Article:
Week Ahead in FX (August 7 – 11): U.S. and China Inflation, U.K.’s GDP Update

Forex News FX

Are prices in the world’s two largest economies rising or falling enough to warrant intervention?

We’ll get more clues this week when the U.S. and China print their latest inflation data. Meanwhile, the U.K. will publish its preliminary Q2 GDP reading.

Before all that, ICYMI, I’ve written a quick recap of the market themes that pushed currency pairs around last week. Check it!

And now for the closely-watched economic indicators on the calendar this week:

China’s inflation

China – the world’s second-largest economy – has been seeing falling consumer prices for five consecutive months in June. China’s CPI came in at -0.2% m/m (vs. -0.2% in May) while the annual reading printed flat after a 0.2% y/y uptick in May.

On August 9 at 1:30 am GMT, we’ll see if this trend continues. Remember that while falling prices may be good for consumers, it may also cut into corporate profits and could lead to unemployment and less consumer spending. Not good for an economy that’s already seeing lower housing prices and industrial profits and shaky manufacturing and services PMIs.

Markets see China’s consumer prices falling by another 0.5% y/y in July even as the monthly reading increases by 0.2%.

Producer prices, which have been falling at a faster pace in the last six months, are expected to fall by 5.0% y/y after a 5.4% y/y drop in June.

U.S. Inflation

Rising U.S. Treasury yields and a miss in Friday’s headline NFP report are supporting talks that the Fed won’t need to hike its interest rates further.

Will Uncle Sam’s price trends support “peak rate” speculations for the Fed? The U.S. CPI (August 10, 12:30 pm GMT) is expected to maintain a 0.2% m/m growth rate.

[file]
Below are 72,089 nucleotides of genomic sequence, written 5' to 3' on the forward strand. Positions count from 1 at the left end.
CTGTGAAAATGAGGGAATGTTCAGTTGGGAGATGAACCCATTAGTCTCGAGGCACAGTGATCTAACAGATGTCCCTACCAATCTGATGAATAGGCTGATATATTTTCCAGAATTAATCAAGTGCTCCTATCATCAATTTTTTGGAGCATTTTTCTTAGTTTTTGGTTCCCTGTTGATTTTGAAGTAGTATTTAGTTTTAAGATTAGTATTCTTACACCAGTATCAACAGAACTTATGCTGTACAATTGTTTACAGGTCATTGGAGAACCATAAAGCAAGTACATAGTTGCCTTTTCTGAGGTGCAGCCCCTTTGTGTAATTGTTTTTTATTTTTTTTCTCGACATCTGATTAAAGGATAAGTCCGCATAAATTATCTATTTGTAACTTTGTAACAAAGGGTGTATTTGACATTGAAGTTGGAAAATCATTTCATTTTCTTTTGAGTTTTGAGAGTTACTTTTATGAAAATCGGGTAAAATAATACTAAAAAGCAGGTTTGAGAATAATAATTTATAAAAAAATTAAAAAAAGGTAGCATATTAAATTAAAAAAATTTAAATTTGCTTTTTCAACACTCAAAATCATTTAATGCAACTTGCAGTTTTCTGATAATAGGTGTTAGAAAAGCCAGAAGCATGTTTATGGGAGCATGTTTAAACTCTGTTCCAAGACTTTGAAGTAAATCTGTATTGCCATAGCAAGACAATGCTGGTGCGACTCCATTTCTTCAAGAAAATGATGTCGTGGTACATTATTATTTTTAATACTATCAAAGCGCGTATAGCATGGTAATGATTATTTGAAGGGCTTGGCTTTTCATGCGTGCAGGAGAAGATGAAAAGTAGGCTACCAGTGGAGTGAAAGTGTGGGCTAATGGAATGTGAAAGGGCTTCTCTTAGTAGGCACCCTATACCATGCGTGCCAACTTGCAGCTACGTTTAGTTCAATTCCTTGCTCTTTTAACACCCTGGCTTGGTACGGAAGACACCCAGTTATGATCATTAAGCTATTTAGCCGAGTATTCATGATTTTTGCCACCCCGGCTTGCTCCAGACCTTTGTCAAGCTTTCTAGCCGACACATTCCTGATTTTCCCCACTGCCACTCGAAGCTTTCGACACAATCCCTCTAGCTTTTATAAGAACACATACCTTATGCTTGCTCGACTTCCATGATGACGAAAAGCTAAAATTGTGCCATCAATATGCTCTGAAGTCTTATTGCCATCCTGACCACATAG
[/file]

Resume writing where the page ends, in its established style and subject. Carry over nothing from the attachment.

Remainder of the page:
The annualized reading could accelerate from 3.0% to 3.3% as lower energy costs from the previous year is dropped from the annual comparison. The core reading, which removes volatile prices like energy, could remain above the Fed’s 2.0% target at 4.8% y/y.

Meanwhile, monthly headline and core producer prices (August 11, 12:30 pm GMT) are seen accelerating from 0.1% to 0.2% in July while the annual core PPI could slow down from 2.4% to 2.1%.

Last but not the least is the preliminary UoM inflation expectations (August 11, 2:00 pm GMT) report that the Fed has looked at in the past. The report could print at 3.3% y/y in August, slightly slower than its 3.4% July reading.

U.K. Preliminary GDP (August 11, 6:00 am GMT)

Last month’s GDP data hinted that the King’s Coronation holiday didn’t do much to boost Britain’s economic activity in May. This is probably why the U.K. has a better chance in sustaining Q1’s 0.1% q/q growth into Q2.

Unless we see significant data hits or misses on August 11 at 6:00 am GMT, the Bank of England (BOE) will likely shrug off the lagging report in favor of keeping closer tabs on services inflation and wage growth.

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